Karlstad University, Faculty of Arts and Social Sciences (starting 2013), Department of Geography, Media and Communication (from 2013). Karlstad University, Faculty of Health, Science and Technology (starting 2013), Department of Environmental and Life Sciences (from 2013).
    Hindersson, Emelie
    Karlstad University, Faculty of Health, Science and Technology (starting 2013), Centre for Climate and Safety (from 2013).
    Teaching climate change, teachers views, methods and good examples2019Conference paper (Refereed)
    Abstract [en]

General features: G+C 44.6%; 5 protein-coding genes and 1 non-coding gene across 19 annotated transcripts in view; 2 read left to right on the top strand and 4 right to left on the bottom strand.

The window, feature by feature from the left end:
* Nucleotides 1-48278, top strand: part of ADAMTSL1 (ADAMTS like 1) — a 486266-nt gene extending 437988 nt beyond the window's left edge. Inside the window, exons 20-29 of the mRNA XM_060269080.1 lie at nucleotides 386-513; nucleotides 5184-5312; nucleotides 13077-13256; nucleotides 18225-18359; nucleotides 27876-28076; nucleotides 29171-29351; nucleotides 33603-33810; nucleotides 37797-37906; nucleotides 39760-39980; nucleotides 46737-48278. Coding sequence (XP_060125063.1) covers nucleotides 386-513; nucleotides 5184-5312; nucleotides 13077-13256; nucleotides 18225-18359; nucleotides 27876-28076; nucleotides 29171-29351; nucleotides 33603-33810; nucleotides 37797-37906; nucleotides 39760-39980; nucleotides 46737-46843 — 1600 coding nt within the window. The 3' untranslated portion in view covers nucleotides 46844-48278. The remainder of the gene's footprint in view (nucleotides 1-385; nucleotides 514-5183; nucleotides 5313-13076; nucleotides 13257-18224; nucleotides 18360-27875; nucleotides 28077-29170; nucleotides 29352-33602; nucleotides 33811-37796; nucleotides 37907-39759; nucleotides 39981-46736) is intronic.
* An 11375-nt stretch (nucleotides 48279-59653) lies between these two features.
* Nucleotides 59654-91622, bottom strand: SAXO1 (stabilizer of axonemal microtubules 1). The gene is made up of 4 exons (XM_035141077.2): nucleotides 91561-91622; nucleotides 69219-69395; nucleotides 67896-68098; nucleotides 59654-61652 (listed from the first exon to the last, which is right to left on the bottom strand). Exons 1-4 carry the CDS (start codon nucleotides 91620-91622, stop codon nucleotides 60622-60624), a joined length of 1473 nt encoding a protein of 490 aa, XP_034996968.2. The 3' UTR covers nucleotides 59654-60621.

Climate change (CC) is one of the greatest challenges facing humanity and it is of great importance that education enables students with the knowledge and skills needed for making informed and evidence-based decisions. In this pilot study we examine teachers methods and views of teaching CC. A survey included questions about the teachers’ experience of teaching the topic of climate change and their views on teaching this specific content was distributed to 84 secondary teachers. 28% of the teachers consider geography to be the subject most responsible for teaching CC, 77% report that the aim is to teach the pupils an environmentally friendly behavior. The most used teaching methods are teachers lecturing (used by 89% of the teachers), group discussions (87%) and teacher moderated whole class debates (55%). 44% reported that they have sufficient knowledge for teaching CC, 26% feel that they have enough knowledge about howto teach CC but only 12% believe they have enough time for their teaching. Although CC is perceived as an interdisciplinary issue, relatively few of the teachers reportedly use interdisciplinary work. Both the high level of lecturing and lack of interdisciplinary work can be an consequence of a (over) loaded curriculum. To cooperate with other subjects can be difficult, often the subjects are not only separated by time (different schedules) but also in space (different classrooms). We conclude by giving examples of innovative ways of facing the challenge of teaching CC using innovative pedagogical tools.